Congress and the President are buying time to negotiate by agreeing to raise the debt ceiling for six weeks. On the table is a discussion about the “entitlement” problem.
More people are moving into retirement where they expect Social Security and Medicare to continue as planned and promised. That contract with retired persons cannot and will not be broken.
So, somewhere in the working population’s life cycle a red line must be drawn to adjust the rules for Social Security and Medicare.
Here is a list of what must be considered:
- Raise the retirement age from 65 to 70 years for persons who are now 50 years and younger.
- Apply means testing for Social Security benefits such that if the head of the household or combination of spouses’ incomes are $50,000 or greater, they are ineligible to draw Social Security until and unless their income drops to that threshold.
Doing those things should resolve the problem for a group of people moving into Social Security.
- Consider a new model for Social Security that is more economically productive and less sensitive to demographics.
- Specifically define and describe the problems associated with poverty in America so that a new and more effective set of solutions can be developed and implemented into law.
“Obama says talks OK -- after default threat averted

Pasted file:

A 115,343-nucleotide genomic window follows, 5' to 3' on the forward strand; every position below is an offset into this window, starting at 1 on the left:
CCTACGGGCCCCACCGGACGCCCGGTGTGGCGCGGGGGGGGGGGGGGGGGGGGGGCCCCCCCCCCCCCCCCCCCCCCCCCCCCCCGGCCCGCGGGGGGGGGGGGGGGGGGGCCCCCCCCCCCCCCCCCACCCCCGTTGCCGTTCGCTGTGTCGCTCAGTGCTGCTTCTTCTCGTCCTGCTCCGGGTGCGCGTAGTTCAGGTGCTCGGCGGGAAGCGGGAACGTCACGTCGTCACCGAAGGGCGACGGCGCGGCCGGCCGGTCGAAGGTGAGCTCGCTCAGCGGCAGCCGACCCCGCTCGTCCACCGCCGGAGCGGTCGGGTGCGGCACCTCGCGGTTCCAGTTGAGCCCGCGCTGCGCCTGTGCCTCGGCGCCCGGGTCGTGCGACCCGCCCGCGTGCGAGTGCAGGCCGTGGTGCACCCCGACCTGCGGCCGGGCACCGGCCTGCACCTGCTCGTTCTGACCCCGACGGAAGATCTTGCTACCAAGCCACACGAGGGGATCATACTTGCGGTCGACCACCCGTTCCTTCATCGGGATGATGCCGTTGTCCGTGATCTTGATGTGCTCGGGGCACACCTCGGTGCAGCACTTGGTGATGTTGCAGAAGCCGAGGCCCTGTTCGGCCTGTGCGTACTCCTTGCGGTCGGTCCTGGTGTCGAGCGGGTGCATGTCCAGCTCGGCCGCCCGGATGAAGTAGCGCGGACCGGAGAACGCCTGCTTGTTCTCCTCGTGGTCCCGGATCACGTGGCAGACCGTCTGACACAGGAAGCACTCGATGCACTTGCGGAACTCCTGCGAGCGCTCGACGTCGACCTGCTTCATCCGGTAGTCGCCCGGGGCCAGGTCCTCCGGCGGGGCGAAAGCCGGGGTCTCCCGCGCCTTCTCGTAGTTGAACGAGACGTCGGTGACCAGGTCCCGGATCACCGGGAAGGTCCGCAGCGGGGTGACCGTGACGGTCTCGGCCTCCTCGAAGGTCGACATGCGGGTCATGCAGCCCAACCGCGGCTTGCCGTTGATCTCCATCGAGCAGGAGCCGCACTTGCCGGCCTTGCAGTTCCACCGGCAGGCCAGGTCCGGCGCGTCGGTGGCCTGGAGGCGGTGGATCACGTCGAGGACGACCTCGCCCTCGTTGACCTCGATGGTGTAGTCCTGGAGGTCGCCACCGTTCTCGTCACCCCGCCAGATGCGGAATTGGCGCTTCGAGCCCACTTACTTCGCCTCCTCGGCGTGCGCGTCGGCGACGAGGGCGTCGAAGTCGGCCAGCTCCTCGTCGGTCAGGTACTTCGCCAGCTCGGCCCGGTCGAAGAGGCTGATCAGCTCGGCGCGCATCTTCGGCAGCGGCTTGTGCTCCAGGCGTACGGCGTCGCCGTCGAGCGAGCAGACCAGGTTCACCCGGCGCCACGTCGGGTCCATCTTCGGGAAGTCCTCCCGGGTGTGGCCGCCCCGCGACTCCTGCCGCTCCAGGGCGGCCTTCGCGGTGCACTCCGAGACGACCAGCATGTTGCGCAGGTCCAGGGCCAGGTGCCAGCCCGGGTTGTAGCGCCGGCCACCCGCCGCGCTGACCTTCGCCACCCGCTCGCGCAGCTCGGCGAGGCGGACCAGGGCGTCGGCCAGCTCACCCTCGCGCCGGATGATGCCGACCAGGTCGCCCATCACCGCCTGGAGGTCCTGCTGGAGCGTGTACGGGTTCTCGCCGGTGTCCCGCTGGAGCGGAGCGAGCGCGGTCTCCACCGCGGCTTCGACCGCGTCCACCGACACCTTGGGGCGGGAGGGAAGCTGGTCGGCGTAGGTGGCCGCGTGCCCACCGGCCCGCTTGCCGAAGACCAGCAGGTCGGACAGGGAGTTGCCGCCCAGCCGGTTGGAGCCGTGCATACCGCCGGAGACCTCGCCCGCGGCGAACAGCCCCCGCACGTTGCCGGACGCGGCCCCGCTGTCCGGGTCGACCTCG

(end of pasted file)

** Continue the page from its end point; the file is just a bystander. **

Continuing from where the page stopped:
By DAVID ESPO, AP Special Correspondent
UPDATED: 10/08/2013 03:42:09 PM EDT
President Obama makes a point during Tuesday's press conference
WASHINGTON (AP) -- After weeks of gridlock, House Republicans floated broad hints Tuesday they might be willing to pass short-term legislation re-opening the government and averting a default in exchange for immediate talks with the Obama administration on reducing deficits and changing the three-year-old health care law.
At the White House a few hours later, President Barack Obama said he was "absolutely willing" to hold talks on those terms. "If reasonable Republicans want to talk about any of these things again, I'm ready to head up to the Hill and try," he added.
The events unfolded as the stock market sank for the second day in a row. And in the latest in a string of dire global warnings, the International Monetary Fund said failure to raise America's $16.7 trillion borrowing limit later this month could lead to a government default that might disrupt worldwide financial markets, raise interest rates and push the U.S economy back into recession.
Treasury Secretary Jacob Lew has said the deadline for Congress to act is Oct., 17, setting that as the day the government will exhaust its ability to borrow funds and will have to rely day-to-day on tax and other receipts to pay its bills.”